(A) An overall view of the left thoracic outlet, examined from the thoracic outlet area, showing that it is made up of several distinct spaces. Nerve (yellow) compression can occur at the scalene triangle or pectoralis minor space, whereas venous compression most often occurs at the costoclavicular space. Arterial injury is most often due to bone trauma at the scalene triangle. (B) Detailed view of the scalene triangle on the patient’s left side. (C) Anatomy of the subclavian vein at the costoclavicular space. [Modified from “Thoracic outlet syndrome: A common sequela of neckinjuries.”, by Sanders RJ, Haug CE, 1991, Lippincott, pp. 34, 236. Copyright 1991 by the Lippincott. Reprinted with permission].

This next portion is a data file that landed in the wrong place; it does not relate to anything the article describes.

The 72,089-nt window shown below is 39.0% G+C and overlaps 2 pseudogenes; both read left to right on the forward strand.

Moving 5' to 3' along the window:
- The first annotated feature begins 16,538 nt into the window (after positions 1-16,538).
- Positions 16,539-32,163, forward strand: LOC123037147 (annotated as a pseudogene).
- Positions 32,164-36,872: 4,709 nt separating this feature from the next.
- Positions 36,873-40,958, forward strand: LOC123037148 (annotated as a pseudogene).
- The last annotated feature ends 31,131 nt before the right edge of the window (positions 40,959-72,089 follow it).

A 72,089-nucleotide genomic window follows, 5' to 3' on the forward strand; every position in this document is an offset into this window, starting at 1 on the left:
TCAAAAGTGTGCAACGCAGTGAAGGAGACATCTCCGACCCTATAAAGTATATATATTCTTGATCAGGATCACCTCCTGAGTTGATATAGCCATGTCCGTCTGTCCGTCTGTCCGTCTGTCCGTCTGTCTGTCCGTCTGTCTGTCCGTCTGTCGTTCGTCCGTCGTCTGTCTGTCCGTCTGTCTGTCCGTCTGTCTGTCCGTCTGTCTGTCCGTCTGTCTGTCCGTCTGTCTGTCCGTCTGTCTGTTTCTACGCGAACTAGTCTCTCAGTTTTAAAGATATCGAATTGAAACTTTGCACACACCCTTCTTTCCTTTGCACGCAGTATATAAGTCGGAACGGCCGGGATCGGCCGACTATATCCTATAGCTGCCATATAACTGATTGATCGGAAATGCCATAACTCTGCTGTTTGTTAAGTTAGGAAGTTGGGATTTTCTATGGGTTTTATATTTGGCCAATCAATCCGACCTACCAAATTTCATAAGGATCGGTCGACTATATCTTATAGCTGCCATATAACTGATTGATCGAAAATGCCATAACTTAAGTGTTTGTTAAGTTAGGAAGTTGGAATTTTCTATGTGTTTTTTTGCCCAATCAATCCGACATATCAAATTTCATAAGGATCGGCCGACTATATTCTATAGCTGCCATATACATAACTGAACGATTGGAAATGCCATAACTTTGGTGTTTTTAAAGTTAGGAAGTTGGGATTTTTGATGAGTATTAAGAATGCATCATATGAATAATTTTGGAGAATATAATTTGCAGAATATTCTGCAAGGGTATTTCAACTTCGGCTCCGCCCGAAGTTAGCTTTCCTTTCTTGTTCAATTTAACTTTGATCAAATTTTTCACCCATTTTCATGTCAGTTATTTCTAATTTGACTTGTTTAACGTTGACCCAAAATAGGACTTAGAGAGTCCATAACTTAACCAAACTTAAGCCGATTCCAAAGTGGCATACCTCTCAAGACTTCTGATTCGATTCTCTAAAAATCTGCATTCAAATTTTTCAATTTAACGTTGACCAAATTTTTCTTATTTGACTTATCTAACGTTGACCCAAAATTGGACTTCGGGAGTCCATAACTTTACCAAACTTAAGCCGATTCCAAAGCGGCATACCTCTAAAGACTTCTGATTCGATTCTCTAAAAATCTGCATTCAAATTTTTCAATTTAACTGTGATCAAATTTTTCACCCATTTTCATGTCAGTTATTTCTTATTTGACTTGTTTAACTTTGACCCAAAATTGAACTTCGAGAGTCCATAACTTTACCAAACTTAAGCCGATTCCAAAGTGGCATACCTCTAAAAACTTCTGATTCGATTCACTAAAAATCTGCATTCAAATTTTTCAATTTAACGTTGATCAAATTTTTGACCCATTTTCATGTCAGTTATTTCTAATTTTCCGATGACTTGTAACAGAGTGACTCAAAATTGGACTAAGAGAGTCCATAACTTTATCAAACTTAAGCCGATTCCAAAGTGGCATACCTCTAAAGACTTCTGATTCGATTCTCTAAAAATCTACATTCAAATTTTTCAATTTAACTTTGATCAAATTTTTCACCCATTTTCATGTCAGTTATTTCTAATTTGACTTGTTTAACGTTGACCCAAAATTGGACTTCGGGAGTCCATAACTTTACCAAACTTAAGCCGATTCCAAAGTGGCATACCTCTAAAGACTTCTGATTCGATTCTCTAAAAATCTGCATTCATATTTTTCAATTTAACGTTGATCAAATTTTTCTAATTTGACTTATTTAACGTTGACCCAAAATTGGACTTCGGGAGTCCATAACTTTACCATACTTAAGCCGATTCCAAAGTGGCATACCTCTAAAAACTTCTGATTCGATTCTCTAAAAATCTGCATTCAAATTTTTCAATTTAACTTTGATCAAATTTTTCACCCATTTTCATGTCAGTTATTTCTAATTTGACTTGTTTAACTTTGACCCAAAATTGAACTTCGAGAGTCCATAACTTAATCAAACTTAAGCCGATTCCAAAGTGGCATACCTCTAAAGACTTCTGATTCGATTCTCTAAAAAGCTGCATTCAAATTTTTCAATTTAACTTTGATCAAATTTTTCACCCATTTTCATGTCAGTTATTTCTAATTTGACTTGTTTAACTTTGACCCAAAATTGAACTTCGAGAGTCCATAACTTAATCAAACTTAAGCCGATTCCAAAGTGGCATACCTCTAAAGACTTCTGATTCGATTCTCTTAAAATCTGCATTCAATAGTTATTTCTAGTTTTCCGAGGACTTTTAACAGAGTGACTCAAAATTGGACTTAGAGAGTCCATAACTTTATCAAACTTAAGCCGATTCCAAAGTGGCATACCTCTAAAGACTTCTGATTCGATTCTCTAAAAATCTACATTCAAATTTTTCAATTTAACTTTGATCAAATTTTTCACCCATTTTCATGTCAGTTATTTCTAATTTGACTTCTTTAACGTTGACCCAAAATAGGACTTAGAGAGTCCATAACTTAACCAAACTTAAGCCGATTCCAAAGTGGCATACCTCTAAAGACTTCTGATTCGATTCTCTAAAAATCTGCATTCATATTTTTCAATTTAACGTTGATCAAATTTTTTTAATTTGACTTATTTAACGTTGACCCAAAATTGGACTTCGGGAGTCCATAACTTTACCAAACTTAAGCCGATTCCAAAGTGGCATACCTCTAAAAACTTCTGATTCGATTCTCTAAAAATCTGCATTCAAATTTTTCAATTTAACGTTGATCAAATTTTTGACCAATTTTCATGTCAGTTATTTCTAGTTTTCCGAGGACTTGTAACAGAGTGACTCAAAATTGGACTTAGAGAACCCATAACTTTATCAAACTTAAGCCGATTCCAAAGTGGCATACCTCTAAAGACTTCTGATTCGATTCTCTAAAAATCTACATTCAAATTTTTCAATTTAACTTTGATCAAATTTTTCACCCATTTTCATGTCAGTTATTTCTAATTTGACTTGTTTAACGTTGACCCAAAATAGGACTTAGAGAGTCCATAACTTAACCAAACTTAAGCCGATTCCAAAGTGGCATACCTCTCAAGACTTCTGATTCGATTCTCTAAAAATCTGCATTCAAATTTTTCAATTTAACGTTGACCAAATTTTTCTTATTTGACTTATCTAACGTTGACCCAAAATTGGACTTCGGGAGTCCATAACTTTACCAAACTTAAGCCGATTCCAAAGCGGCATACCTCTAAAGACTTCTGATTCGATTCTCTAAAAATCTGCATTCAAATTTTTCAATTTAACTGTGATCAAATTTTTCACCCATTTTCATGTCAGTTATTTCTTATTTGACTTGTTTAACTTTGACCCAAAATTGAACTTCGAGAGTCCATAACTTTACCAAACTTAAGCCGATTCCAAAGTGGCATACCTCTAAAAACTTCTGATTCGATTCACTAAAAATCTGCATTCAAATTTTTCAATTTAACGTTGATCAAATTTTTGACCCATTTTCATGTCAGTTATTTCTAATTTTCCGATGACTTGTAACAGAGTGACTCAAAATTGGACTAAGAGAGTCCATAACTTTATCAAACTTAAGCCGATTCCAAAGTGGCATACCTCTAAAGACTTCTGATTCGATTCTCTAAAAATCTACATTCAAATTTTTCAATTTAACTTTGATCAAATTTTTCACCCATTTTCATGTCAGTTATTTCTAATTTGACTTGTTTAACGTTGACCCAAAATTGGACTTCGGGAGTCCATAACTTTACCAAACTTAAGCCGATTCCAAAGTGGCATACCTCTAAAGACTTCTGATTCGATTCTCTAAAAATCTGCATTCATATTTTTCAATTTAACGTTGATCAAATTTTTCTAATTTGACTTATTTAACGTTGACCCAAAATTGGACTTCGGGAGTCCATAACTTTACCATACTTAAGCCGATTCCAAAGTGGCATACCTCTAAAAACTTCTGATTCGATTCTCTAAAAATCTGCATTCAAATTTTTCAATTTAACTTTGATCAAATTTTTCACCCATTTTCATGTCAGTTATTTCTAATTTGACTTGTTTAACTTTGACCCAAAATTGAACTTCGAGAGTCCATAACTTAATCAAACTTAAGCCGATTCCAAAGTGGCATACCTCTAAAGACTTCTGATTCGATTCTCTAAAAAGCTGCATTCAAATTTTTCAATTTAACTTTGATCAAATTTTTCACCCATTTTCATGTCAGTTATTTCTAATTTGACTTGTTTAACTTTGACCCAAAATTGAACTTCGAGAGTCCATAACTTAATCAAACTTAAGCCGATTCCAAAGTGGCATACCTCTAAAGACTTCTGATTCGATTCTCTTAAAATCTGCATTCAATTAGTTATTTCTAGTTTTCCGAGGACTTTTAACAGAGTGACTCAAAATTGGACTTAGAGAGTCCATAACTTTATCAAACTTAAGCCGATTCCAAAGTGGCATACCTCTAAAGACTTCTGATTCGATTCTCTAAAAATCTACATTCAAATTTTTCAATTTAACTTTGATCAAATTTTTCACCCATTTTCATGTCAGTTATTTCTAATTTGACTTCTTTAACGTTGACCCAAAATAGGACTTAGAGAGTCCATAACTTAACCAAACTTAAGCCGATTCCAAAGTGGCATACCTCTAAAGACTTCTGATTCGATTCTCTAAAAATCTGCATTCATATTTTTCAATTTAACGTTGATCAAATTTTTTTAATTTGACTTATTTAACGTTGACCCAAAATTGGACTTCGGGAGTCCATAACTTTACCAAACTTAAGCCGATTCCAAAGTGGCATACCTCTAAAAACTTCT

Fig. 2.
The cervical rib is a possible pathoanatomical factor of thoracic outlet syndrome (TOS). This anteroposterior cervical radiograph demonstrates a cervical rib that caused TOS in a 22-year-old female patient (white arrow).
Fig. 3.
(A, B) Adson’s test.
Fig. 4.
Fig. 5.
Military brace test.
Fig. 6.
Left supraclavicular approach for anterior and middle scalene muscle resection for treatment of neurogenic thoracic outlet syndrome. (A) The exposed subclavian artery and brachial plexus (white arrow) after resection of anterior scalene muscle. (B) The middle scalene muscle (white arrow) behind the brachial plexus.